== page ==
A couple of weekends ago, we had rather a lot of multi-cultural foodie fun! It started on Saturday night when we ventured into Clapham with friends for a yummy Eritrean meal at Adulis. We had a great time using the injera to pick up the variety of tasty dishes we ordered. We were sad that they’d run out of the Eritrean honey wine that we really wanted to try, but that must just mean that we’ll need to return!
Next stop on the weekend’s culinary journey happened on Sunday afternoon, when Miranda attended a French Macaron class run by Flammen & Citronen. This had been a birthday present from Ash, who also benefited from the ten macarons that were brought home! The class was lots of fun, as was eating the product of the hard work afterwards!
Most relevant to this blog, though, is what Ash was doing while Miranda was macaron-ing: namely, boiling lamb shanks to create Kazakhstan’s national dish, beshbarmak. The name of the dish literally translates to ‘five fingers’, because that’s what you’re supposed to eat it with. We forgot all about that and used a fork, but it all goes down the same! Traditionally, it’s made with horse meat, but we obviously weren’t going to use that. Our butcher suggested we try lamb shanks, and they seemed to do the trick, but you could also substitute other cuts of lamb or beef suitable for slow cooking. We used a recipe from World Food – a blogger trying to complete the same challenge as us!
4 lamb shanks
3 cups plain flour
1/2 bunch spring onions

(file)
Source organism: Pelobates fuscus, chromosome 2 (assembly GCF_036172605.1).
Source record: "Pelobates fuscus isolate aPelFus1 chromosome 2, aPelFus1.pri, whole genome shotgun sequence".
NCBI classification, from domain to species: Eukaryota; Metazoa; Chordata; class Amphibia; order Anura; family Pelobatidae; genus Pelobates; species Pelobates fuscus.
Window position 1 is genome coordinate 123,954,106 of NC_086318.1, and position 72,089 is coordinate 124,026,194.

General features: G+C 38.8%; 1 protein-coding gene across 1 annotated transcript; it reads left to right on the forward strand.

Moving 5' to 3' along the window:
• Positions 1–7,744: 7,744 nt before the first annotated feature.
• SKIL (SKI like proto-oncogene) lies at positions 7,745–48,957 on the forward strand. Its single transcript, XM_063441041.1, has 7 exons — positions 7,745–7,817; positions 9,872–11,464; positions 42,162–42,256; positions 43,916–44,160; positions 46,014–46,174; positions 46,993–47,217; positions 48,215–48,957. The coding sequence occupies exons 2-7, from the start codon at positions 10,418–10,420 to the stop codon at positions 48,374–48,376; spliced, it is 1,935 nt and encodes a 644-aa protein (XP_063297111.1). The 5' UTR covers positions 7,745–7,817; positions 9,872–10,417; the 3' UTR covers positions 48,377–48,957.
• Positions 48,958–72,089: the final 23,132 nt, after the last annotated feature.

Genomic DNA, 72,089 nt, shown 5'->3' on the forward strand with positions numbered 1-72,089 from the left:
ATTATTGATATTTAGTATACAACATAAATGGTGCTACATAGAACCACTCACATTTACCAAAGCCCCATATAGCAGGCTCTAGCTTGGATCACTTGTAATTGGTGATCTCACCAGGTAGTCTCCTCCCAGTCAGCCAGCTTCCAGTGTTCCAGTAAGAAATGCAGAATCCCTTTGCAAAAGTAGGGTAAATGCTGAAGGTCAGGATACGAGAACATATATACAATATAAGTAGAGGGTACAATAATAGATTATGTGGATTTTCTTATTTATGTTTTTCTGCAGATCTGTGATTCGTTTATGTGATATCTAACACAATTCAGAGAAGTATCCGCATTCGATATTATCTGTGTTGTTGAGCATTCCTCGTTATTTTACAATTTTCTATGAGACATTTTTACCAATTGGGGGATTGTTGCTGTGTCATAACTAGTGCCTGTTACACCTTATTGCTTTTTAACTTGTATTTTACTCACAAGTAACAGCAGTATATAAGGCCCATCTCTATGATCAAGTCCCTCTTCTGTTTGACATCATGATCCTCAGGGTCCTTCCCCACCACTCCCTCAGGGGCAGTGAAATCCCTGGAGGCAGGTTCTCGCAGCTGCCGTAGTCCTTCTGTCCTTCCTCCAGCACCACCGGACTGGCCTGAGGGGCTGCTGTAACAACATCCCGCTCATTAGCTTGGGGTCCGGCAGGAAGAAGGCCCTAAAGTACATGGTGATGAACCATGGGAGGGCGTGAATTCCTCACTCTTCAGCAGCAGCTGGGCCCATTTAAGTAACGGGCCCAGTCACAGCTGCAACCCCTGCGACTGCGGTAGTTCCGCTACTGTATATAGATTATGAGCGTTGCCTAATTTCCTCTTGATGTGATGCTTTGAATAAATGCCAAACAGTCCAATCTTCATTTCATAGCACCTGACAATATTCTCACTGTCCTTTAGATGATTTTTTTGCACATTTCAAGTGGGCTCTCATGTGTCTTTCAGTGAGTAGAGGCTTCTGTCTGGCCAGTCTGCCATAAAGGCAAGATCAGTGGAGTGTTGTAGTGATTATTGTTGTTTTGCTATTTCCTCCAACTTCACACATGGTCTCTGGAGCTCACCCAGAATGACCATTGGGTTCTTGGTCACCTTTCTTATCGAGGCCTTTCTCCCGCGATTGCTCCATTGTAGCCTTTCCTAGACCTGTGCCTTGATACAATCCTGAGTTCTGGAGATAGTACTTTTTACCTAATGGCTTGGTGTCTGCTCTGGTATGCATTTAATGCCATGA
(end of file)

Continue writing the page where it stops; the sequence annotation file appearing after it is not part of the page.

Salt and pepper
1. Put the lamb shanks in a large pot of cold water and set to boil. Once it has come to the boil, skim the foam and reduce the heat to low. After 2 hours, add salt to taste. You can expect the meat to cook for 3 hours.
2. While the meat is cooking, prepare the dough. Mix together the flour, eggs and 1/2 tsp salt. You may need to add some water if the dough is too dry to bind together. Cover with cling film and set aside for about half an hour.
3. When ready to cook, divide the dough into 4 equal parts. Roll out each part as thin as possible and cut into 2″ x 2″ squares.
4. When it is cooked, take the meat out of the broth, cut (or flake) it into bite-sized pieces and put it in a bowl, covered, to keep warm.
5. Cut the onions into half-ring pieces and season. Put into a medium-sized bowl and add some of the broth to cover them (use the upper part of the broth, where there is more fat). Set aside.
6. Bring the broth back to the boil and add the pasta squares. Cook as you would normally cook fresh pasta (the cooking time will depend on how thin you rolled it).
7. When ready, serve by putting the pasta on the plate first, covered by a layer of meat and some of the onions (strained). Garnish with spring onions.
We PROMISE this tastes better than it looks.
Sound and look pretty bland? That’s what we thought too. However, our expectations were exceeded. Somehow, this dish with hardly any ingredients ended up being really tasty. This was probably helped by the fact that the shank is a particularly flavoursome cut of lamb, and proves the value of simple cooking with good ingredients. In hindsight, we maybe should have used parsley or dill instead of spring onions for the garnish (given how much onion was already on the dish), but it wasn’t unlikeable as it was. Ash added some of our favourite mint sauce to his, but Miranda ate hers ‘pure’ and was pleasantly surprised at how enjoyable it was.
As mentioned in the recipe above, the quantities serve four. You could do that, or you could do what we did, which was to reimagine the ingredients the following night by turning the leftover pasta dough into a sort of pappardelle and adding the leftover lamb to tomatoes, peppers, mushrooms and rosemary to create a pasta sauce – thus continuing our culinary adventures into Italy! Well, sort of. It was another delicious way of using the lamb and pasta dough, and made us think of all the other things we could do by preparing lamb shanks in the easiest way ever: just putting them in a pan of boiling water for three hours!
Next time, we head to Kyrgyzstan. Apparently its national dish is beshbarmak as well, so we’ll need to think outside the box!